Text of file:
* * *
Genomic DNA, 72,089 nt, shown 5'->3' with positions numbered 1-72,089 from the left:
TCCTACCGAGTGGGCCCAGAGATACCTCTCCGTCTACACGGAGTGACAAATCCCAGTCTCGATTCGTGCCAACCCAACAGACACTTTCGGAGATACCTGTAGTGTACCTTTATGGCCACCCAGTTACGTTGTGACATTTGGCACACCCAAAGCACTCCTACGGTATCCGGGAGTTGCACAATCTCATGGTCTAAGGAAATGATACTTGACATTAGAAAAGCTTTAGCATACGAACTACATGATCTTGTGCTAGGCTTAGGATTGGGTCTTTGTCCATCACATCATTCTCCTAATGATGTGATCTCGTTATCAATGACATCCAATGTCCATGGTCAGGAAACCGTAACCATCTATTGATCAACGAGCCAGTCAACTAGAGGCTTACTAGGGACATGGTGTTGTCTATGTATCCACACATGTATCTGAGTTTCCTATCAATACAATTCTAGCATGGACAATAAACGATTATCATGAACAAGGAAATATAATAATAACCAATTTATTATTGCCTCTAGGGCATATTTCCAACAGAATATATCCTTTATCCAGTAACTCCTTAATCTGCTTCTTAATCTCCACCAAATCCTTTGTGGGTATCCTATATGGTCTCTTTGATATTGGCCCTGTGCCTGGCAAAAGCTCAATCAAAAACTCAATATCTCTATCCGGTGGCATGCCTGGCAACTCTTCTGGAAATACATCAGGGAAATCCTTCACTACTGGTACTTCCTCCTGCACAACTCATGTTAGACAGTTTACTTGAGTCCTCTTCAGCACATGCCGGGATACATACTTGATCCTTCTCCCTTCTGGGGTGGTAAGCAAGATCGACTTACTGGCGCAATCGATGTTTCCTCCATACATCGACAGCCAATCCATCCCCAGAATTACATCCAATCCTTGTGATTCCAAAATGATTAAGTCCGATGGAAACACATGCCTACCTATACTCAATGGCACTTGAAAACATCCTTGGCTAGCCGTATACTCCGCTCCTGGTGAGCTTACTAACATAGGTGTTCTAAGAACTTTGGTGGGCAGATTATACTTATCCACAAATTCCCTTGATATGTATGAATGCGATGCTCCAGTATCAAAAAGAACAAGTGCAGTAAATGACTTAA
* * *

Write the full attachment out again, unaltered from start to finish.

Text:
Genomic DNA, 72,089 nt, shown 5'->3' with positions numbered 1-72,089 from the left:
TCCTACCGAGTGGGCCCAGAGATACCTCTCCGTCTACACGGAGTGACAAATCCCAGTCTCGATTCGTGCCAACCCAACAGACACTTTCGGAGATACCTGTAGTGTACCTTTATGGCCACCCAGTTACGTTGTGACATTTGGCACACCCAAAGCACTCCTACGGTATCCGGGAGTTGCACAATCTCATGGTCTAAGGAAATGATACTTGACATTAGAAAAGCTTTAGCATACGAACTACATGATCTTGTGCTAGGCTTAGGATTGGGTCTTTGTCCATCACATCATTCTCCTAATGATGTGATCTCGTTATCAATGACATCCAATGTCCATGGTCAGGAAACCGTAACCATCTATTGATCAACGAGCCAGTCAACTAGAGGCTTACTAGGGACATGGTGTTGTCTATGTATCCACACATGTATCTGAGTTTCCTATCAATACAATTCTAGCATGGACAATAAACGATTATCATGAACAAGGAAATATAATAATAACCAATTTATTATTGCCTCTAGGGCATATTTCCAACAGAATATATCCTTTATCCAGTAACTCCTTAATCTGCTTCTTAATCTCCACCAAATCCTTTGTGGGTATCCTATATGGTCTCTTTGATATTGGCCCTGTGCCTGGCAAAAGCTCAATCAAAAACTCAATATCTCTATCCGGTGGCATGCCTGGCAACTCTTCTGGAAATACATCAGGGAAATCCTTCACTACTGGTACTTCCTCCTGCACAACTCATGTTAGACAGTTTACTTGAGTCCTCTTCAGCACATGCCGGGATACATACTTGATCCTTCTCCCTTCTGGGGTGGTAAGCAAGATCGACTTACTGGCGCAATCGATGTTTCCTCCATACATCGACAGCCAATCCATCCCCAGAATTACATCCAATCCTTGTGATTCCAAAATGATTAAGTCCGATGGAAACACATGCCTACCTATACTCAATGGCACTTGAAAACATCCTTGGCTAGCCGTATACTCCGCTCCTGGTGAGCTTACTAACATAGGTGTTCTAAGAACTTTGGTGGGCAGATTATACTTATCCACAAATTCCCTTGATATGTATGAATGCGATGCTCCAGTATCAAAAAGAACAAGTGCAGTAAATGACTTAA